DATELINE -Autumn 2022

The greater Dallas/Fort Worth metroplex is home to a number of wonderful parks. Some of the best are found near our local reservoirs, and Murrell Park in Flower Mound is a prime example. Located on the scenic north shore of Grapevine Lake, Murrell Park provides a long list of appealing amenities. The park is operated by the Corp of Army Engineers, and is open to the public every day from 6:00am to 10:00 pm. Entry for day use is free of charge. Once inside the park you will have full access to covered picnic tables, restrooms, boat ramps with plenty of parking, fishing trails, hiking and biking trails (the extensive Northshore Trail), Twin Coves Marina, and the Rockin’ S Bar and Grill. The park also includes Hippy Point Campground, offering a number of easy-access campsites that can be reserved for a small fee.

The location of Murrell Park on the north shore of Lake Grapevine
The park is served by an extensive network of trails and roads

The eastern part of the park is closed to automobile traffic due to flood damage dating back several years (or even decades, depending on the source). Even so, much of that part of the park remains accessible on foot and by bike, possibly increasing its appeal to the more adventurous.

2019 Flooding as documented by the Dallas Morning News

The park is also a fantastic place to pursue nature photography, and as you might imagine, the prospect of pictures is what piqued my interest in making a visit. The red, rocky shores of Grapevine Lake are unique in the metroplex, and very photogenic. The lake is long and narrow, and is oriented longitudinally in a generally east-west direction. This orientation contributes mightily to the prospect of both sunrises and sunsets that are amazingly beautiful. The golden light of dusk and dawn cause the landscape to illuminate in magical colors. When the cool air of autumn moves in over the warm waters of the lake, fog banks ensue, and the atmospherics can be stunning. Additionally, the trees on shore can always be counted on to explode in autumn colors as fall sets in.

Many species of wildlife call Murrell Park home. Numerous varieties of waterfowl (occasionally unique and rare species) can be found in the waters just off shore. Fishing raptors such as Ospreys and the American Bald Eagle hunt these waters. On shore, the woods and meadows of the park provide habitat to a virtually complete checklist of North Texas mammals species. In particular, a very healthy herd of White-tailed Deer lives in Murrell Park. In fact, the park is an excellent place to observe these charming animals when they are most active at dawn and dusk.

This autumn is not the first time I’ve stopped by Murrell Park, but it had been a very long time since my last visit. It was way back in the early 1980s that I used to enjoy fishing on the north shore of the Grapevine Lake. Back then I had a select few favorite spots that frequented, and I never ventured into the rest of the park. When I came back this fall, I did my best to rectify that oversight. Predictably, it took me a few visits to get comfortable with the layout of the park and how best to navigate it. Most of my visits began very early in the morning, before first light, and I usually stayed for three to four hours. Over the course of October and November I stopped by on almost a weekly basis, and took many photographs. See below for a selection of my favorites…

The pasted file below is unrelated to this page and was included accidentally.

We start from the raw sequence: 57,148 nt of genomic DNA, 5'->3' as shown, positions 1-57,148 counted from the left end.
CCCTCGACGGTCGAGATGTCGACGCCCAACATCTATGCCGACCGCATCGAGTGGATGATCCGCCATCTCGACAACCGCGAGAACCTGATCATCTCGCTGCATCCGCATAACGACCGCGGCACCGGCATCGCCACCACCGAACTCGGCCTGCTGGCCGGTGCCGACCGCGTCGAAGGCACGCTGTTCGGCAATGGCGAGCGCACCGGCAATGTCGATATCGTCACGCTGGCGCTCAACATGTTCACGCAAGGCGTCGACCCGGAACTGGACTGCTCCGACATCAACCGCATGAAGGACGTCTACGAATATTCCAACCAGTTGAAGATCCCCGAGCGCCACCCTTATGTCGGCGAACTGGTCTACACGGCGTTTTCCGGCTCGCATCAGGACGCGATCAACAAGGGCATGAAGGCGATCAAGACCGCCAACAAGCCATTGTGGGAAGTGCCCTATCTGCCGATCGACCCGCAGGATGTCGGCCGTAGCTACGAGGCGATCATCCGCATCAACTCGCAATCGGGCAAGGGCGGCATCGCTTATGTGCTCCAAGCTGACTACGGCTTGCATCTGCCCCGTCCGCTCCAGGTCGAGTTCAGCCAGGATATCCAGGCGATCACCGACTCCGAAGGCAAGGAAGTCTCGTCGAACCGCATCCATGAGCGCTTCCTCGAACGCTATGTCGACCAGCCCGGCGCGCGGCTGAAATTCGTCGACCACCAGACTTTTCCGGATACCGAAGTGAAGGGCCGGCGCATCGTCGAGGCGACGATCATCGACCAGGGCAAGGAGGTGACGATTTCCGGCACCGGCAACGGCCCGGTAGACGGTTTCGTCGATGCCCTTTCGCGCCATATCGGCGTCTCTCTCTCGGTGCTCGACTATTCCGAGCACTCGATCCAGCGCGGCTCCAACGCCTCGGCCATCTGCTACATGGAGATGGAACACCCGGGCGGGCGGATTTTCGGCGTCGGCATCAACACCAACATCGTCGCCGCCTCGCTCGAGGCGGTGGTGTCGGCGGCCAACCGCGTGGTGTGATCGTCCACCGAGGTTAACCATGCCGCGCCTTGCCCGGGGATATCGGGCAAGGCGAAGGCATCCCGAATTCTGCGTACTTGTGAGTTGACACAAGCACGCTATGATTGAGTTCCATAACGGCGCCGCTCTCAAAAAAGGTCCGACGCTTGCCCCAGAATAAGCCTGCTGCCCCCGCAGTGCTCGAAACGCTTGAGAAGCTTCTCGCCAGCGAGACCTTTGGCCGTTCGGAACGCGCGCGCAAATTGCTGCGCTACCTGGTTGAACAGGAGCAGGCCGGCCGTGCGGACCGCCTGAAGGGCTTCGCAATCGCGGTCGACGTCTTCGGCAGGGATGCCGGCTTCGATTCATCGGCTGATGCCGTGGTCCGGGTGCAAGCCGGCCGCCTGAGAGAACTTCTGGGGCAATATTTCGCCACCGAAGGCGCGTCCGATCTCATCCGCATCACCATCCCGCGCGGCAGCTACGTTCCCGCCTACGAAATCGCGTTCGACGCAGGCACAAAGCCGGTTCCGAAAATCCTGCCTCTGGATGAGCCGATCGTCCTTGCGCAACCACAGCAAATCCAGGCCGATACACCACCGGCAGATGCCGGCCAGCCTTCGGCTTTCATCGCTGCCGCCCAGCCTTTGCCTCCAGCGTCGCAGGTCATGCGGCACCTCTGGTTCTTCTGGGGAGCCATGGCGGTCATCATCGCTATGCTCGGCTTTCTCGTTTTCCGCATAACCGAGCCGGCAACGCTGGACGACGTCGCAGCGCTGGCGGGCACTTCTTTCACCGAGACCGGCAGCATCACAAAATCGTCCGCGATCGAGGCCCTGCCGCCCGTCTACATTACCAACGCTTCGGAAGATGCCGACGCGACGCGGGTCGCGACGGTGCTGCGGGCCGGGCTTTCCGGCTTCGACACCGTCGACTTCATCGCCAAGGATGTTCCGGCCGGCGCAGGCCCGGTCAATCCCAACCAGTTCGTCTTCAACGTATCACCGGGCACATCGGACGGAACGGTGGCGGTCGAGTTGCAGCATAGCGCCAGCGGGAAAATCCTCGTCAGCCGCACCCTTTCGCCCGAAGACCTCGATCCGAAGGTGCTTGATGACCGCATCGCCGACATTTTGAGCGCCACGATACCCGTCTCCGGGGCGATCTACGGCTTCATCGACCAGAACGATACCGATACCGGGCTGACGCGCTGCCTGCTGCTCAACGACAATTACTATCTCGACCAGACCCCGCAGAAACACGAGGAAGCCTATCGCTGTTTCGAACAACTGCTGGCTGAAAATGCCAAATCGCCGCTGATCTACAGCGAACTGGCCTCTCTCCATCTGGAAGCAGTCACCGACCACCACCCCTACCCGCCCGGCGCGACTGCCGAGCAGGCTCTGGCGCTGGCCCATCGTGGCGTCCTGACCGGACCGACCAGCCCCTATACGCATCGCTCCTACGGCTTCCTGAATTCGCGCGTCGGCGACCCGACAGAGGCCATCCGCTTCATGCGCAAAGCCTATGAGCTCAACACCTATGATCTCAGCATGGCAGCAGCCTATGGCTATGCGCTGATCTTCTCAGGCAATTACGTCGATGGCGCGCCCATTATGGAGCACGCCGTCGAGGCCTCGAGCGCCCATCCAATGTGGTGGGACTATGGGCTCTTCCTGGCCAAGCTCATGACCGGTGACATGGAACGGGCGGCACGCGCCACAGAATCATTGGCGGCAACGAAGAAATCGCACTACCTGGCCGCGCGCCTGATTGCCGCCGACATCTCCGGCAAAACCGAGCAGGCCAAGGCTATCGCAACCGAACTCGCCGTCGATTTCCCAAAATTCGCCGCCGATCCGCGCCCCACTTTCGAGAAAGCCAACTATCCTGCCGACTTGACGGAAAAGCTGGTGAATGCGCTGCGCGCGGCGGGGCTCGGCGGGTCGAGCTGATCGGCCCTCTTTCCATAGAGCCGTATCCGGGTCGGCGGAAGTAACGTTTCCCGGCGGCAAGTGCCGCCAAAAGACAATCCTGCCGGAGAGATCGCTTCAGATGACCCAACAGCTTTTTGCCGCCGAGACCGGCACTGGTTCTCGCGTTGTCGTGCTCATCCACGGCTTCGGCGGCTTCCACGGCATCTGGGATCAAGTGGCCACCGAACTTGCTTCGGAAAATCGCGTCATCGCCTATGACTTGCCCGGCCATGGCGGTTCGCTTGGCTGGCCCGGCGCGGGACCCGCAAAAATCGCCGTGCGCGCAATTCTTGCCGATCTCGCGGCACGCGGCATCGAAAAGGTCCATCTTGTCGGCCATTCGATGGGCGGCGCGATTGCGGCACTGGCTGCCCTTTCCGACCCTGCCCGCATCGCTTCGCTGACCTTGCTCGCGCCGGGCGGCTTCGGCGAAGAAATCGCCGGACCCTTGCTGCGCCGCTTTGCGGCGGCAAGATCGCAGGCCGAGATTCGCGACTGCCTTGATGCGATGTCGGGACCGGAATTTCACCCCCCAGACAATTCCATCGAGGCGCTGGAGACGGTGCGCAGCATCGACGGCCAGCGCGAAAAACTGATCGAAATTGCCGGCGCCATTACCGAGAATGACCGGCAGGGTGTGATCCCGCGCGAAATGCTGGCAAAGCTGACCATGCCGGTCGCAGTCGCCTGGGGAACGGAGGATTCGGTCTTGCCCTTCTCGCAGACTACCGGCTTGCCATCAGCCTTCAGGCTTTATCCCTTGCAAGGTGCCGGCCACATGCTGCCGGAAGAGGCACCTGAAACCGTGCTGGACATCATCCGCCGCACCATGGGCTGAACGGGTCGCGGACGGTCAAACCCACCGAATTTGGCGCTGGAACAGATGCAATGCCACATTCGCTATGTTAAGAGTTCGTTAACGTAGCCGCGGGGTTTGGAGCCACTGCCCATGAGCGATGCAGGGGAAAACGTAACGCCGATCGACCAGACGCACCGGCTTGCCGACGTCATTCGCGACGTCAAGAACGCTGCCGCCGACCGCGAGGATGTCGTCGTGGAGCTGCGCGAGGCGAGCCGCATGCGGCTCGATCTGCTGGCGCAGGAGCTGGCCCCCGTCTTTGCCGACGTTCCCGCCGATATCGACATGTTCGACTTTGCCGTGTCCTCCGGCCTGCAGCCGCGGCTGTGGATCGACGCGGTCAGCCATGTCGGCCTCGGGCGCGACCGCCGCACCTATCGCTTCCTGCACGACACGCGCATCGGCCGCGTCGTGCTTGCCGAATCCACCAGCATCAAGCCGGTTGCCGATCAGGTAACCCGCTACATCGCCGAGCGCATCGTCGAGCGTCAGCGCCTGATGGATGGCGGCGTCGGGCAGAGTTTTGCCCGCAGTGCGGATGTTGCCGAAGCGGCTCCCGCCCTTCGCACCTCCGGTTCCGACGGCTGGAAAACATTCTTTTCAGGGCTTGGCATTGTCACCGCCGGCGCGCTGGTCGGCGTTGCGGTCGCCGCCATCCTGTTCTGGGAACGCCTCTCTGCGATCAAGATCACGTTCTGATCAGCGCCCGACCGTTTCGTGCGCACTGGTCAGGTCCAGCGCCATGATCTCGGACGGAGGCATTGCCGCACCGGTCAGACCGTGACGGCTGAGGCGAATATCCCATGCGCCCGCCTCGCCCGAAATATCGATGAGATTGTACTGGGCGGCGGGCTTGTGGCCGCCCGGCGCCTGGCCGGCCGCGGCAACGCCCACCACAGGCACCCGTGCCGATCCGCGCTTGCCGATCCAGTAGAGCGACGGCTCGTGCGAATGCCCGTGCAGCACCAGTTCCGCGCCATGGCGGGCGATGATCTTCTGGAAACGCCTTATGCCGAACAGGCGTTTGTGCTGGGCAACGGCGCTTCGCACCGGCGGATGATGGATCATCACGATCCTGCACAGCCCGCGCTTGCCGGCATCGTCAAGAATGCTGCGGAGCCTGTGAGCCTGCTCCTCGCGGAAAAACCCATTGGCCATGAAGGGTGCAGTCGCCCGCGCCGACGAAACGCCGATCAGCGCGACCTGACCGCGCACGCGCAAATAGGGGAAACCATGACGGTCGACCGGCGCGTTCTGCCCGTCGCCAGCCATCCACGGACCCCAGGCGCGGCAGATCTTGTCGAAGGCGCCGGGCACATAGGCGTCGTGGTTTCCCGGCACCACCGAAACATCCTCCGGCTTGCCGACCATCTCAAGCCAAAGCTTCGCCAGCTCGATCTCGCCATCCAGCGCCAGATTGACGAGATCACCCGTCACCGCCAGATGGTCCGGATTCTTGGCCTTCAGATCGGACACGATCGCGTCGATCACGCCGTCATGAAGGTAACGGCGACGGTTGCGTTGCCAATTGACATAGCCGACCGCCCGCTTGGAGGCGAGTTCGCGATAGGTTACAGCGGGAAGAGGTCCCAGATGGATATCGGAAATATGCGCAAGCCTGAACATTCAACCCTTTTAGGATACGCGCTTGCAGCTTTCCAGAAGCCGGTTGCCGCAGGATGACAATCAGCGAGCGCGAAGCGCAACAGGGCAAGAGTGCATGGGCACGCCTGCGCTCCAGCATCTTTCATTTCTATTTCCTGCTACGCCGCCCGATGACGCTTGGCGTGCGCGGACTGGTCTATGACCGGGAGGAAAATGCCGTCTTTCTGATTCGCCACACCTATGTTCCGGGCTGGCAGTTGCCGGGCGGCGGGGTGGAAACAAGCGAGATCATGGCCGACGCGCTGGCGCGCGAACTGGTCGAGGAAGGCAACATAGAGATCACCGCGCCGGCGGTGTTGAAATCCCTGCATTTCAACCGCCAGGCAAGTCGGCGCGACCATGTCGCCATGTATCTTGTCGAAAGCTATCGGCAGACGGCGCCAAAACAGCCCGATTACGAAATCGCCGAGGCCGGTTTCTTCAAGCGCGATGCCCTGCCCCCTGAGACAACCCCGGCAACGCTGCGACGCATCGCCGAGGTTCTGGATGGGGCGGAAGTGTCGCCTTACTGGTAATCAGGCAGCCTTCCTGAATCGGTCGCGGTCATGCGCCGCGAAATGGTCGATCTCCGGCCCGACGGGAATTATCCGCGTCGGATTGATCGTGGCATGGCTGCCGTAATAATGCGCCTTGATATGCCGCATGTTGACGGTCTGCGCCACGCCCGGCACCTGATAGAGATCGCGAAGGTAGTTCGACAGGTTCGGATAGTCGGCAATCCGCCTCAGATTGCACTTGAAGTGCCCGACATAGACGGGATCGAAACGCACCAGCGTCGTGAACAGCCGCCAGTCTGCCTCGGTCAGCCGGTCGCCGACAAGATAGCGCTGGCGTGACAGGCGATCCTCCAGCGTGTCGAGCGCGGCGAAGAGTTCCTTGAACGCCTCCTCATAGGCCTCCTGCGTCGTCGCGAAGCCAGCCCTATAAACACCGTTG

Most days I arrived at the park well before dawn
Sunrises were always stunning
Sunrise through a tangle of vines
Deer are plentiful in the park, but sometimes you have to keep a sharp lookout
A doe moving through the forest
You never know where a deer might turn up!
American Coots with an American Crow sentry
Juvenile Cooper’s Hawk
A doe with her yearling
The deer were out in force on this morning
Another beautiful sunrise
one of the meadows on the east end of the park
The first light of morning
A handsome buck roaming the park in the early hours
Fox Squirrels are plentiful in Murrell Park
A small herd of deer browsing along the shoreline
Two fawns nursing their mother
In another part of the park, a herd of deer grazing by the road
Crossing the road. Always be prepared to stop!
A foggy morning
Fog banks on the lake
Sunrise on the park’s east side
Golden rays of early morning light
Murrell Park has many beautiful wooded areas
A hidden Cove
A lone tree on the red, rocky shore
Sunlight shining through dense vegetation
An American Crow with a great prize
A gaggle of Canada Geese on the lake
An Osprey surveying the lake from a high branch
Eastern Meadowlark
An Eastern Bluebird in the parking lot
A pretty doe crossing the street
A young button buck
Sunrise on a cloudy morning
Murrell Park Rd, the main drive through the park
The Lakeside Tower building on the horizon
The Lakeside Tower condo building
Sunrise at the lake
A young buck feeding on acorns near the road
A doe and fawn share an oak leaf
Spotted from the road
White-tailed Deer can be found in all parts of the park
A one-antlered buck huffing on a cold morning
An American Crow surveying his domain
Sunrise over a forgotten cove
Early morning atmospherics
A view of the lake appears through the trees
A grove of trees near the shore
A big buck bedded down on a cold, misty morning
A closer look!
Red rocks and red leaves
The colors of early autumn
The lake hidden behind an thick fog bank
A doe and her fawn
These two always stay close together
Warm light of mid-morning
A beautiful autumn morning at Murrell Park
Fog reveals the location of minor coves
Sunrise over a central meadow
Only a minor obstacle for this high-jumping deer
Deer can be found on the short grass of the campground on some mornings
Deer chasing and playing in the campgrounds

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